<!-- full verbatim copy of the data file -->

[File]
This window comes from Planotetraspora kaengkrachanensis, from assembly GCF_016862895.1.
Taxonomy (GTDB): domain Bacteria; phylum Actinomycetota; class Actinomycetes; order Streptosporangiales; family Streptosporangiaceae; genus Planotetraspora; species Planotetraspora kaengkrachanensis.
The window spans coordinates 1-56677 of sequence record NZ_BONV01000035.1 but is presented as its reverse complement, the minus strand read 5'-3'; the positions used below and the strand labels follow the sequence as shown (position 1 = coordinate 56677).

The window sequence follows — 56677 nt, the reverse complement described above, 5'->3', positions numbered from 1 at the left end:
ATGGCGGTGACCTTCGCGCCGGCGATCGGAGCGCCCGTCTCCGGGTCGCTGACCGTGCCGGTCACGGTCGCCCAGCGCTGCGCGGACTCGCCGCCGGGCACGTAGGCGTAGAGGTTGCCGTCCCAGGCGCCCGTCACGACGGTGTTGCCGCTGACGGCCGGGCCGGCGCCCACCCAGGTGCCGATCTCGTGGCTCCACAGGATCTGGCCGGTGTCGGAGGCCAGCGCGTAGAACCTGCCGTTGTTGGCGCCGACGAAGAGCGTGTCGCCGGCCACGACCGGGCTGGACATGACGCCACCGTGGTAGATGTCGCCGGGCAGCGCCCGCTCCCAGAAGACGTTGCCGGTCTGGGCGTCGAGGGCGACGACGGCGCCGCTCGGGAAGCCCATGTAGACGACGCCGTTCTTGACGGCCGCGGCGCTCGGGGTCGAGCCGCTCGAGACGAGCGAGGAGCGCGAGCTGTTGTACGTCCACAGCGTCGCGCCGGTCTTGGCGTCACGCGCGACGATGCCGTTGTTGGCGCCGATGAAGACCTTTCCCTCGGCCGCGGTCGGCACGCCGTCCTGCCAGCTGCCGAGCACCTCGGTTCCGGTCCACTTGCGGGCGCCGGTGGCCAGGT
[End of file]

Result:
This window comes from Planotetraspora kaengkrachanensis, from assembly GCF_016862895.1.
Taxonomy (GTDB): domain Bacteria; phylum Actinomycetota; class Actinomycetes; order Streptosporangiales; family Streptosporangiaceae; genus Planotetraspora; species Planotetraspora kaengkrachanensis.
The window spans coordinates 1-56677 of sequence record NZ_BONV01000035.1 but is presented as its reverse complement, the minus strand read 5'-3'; the positions used below and the strand labels follow the sequence as shown (position 1 = coordinate 56677).

The window sequence follows — 56677 nt, the reverse complement described above, 5'->3', positions numbered from 1 at the left end:
ATGGCGGTGACCTTCGCGCCGGCGATCGGAGCGCCCGTCTCCGGGTCGCTGACCGTGCCGGTCACGGTCGCCCAGCGCTGCGCGGACTCGCCGCCGGGCACGTAGGCGTAGAGGTTGCCGTCCCAGGCGCCCGTCACGACGGTGTTGCCGCTGACGGCCGGGCCGGCGCCCACCCAGGTGCCGATCTCGTGGCTCCACAGGATCTGGCCGGTGTCGGAGGCCAGCGCGTAGAACCTGCCGTTGTTGGCGCCGACGAAGAGCGTGTCGCCGGCCACGACCGGGCTGGACATGACGCCACCGTGGTAGATGTCGCCGGGCAGCGCCCGCTCCCAGAAGACGTTGCCGGTCTGGGCGTCGAGGGCGACGACGGCGCCGCTCGGGAAGCCCATGTAGACGACGCCGTTCTTGACGGCCGCGGCGCTCGGGGTCGAGCCGCTCGAGACGAGCGAGGAGCGCGAGCTGTTGTACGTCCACAGCGTCGCGCCGGTCTTGGCGTCACGCGCGACGATGCCGTTGTTGGCGCCGATGAAGACCTTTCCCTCGGCCGCGGTCGGCACGCCGTCCTGCCAGCTGCCGAGCACCTCGGTTCCGGTCCACTTGCGGGCGCCGGTGGCCAGGT